Assignment 4 – A Contrapuntal Composition

Today, I completed assignment 4 which is a contrapuntal composition based and built around a couple of musical ideas. I used the ideas of Augmentation, Diminution and inversion to create this assignment. I learned about these composition techniques from analysing two of Bach’s Fugues as mentioned in my Listening Log.

A Contrapuntal Composition

The first musical idea you see is stated right at the very start. The subject is 8 bars in length and is played in the opening line on the Saxophone. The Marimba answers with a diminished version of the subject which only lasts one bar. From that diminution, I built by repeating the rhythmic phrase once. We then see the original diminished subject again in bars 6 in to bar 7 before I augment the whole phrase in bars 9-13.

Meanwhile back in bar 9 the saxophone has picked up a new rhythmic figure. This figure is related to the first diminution as though it is the same notes I have altered the rhythm in to two groupings of three. I add F#, C# and G# to lead us in to the transposition of the original subject that is now played in A major. I used this technique as a salute to J.S. Bach and his Fugue from “The Well Tempered Clavier.” (1.) While the transposed subject is being performed, the Marimba is playing a reduced version of the subject on the dominant of E using only the highlighted (accented) notes of the subject.

In bar 20, we hear an altered version of the second musical idea as played in bar 9 on the alto sax. The two groupings of three dominates this part of the composition until about bar 42. However the Marimba and saxophone take it in turns to play imitations of the second subject a performed by the marimba in bar 13. In bar 39 we hear a brief reprise of the diminished copy of the subject heard in the Marimba party during bar 2. During bars 40 – 43 we crescendo in to the return of the original subject. This is a reduced version of the subject as it only lasts 4 bars and is played on top of the altered subject from bar 17 on the Marimba.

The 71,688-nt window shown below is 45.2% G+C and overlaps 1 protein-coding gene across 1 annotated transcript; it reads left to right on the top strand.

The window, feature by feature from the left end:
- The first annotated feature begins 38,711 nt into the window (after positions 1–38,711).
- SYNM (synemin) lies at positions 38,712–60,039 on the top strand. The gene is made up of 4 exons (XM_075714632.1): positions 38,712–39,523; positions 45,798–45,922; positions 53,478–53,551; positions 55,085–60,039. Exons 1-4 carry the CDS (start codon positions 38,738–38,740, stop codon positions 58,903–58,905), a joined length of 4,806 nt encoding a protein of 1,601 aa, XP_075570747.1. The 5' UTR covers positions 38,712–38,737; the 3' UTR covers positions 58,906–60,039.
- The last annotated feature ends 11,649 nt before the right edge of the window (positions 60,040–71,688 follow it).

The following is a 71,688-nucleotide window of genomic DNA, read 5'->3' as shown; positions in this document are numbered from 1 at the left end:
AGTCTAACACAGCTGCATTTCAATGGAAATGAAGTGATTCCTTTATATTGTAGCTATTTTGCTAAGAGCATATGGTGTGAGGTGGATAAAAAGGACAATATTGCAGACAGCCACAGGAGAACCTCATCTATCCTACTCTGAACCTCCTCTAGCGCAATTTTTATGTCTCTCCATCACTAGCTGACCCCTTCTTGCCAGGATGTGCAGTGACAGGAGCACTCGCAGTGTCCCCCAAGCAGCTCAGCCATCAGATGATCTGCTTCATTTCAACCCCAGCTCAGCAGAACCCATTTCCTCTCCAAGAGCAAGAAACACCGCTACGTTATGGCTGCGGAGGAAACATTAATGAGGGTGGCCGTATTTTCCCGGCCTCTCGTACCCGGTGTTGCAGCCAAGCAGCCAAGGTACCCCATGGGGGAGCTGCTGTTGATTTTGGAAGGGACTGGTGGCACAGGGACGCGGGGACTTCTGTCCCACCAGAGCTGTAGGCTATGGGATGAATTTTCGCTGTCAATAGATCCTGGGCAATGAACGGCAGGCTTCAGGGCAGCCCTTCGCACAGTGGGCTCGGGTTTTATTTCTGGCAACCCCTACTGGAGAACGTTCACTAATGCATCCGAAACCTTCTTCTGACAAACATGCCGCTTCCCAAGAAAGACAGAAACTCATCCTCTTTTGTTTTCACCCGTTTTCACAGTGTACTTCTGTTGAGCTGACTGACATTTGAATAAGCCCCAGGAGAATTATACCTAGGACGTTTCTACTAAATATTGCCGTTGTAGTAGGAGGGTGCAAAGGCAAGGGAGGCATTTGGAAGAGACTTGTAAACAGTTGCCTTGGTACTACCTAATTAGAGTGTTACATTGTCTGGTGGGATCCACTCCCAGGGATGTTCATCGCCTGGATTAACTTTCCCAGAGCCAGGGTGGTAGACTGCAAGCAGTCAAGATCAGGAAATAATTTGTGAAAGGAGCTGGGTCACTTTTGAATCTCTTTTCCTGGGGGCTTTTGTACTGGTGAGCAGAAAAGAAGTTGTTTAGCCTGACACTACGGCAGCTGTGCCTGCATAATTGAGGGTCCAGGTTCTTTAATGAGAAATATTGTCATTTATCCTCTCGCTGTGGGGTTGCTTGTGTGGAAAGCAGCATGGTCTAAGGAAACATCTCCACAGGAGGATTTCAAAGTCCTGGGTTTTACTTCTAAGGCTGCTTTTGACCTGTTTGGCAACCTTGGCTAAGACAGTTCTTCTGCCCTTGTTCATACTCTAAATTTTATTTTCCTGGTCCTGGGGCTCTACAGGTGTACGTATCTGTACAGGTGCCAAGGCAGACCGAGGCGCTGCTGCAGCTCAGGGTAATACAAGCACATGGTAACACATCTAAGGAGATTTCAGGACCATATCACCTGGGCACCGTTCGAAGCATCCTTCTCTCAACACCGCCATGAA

As we get to bar 48 we hear the subject in full again. It is played on the saxophone over an inversion of the subject as played on Marimba. This inversion finishes at the end of bar 55. The marimba then takes over for two bars (56&57) giving the saxophone a quick breather by playing a briefly diminished version of the subject that lasts for only a bar before inverting in the next bar. We then hear the full original subject played again on saxophone. This is accompanied by the two groupings of three which starts from the C# the major 7th, then leads back in to the tonic where the triad of G major is played. This gives us an ambiguous feeling because the accompaniment is in the dominant G major where as the tune is being played in C major before we revert the marimba back to C major in bar 62. This is a 4 bar diminished repetition of the marimba line in bar 17 that has been transposed back in to the tonic to bring us securely to the finish of the composition.

I found that this method of composition was very tricky because I had to take one or two ideas and use those ideas to build a composition. Whilst I enjoyed the academic approach to creating this composition, I can’t say I’m particularly pleased with how it sounds. That might have something to do with the choice of the two instruments. I chose these two instruments because I saw a score for clarinet and marimba in the OCA student handbook (2) as a provided example and I wanted to see if I could make it work with a saxophone. I feel that if I was to write for woodwind and tuned percussion again I would chose a flute or clarinet to give me a more varied range for the leading woodwind instrument.

1.) J.S. Bach fugue from “Die Wohlttempiert Klavier” 953

2.) OCA student Handbook example 52


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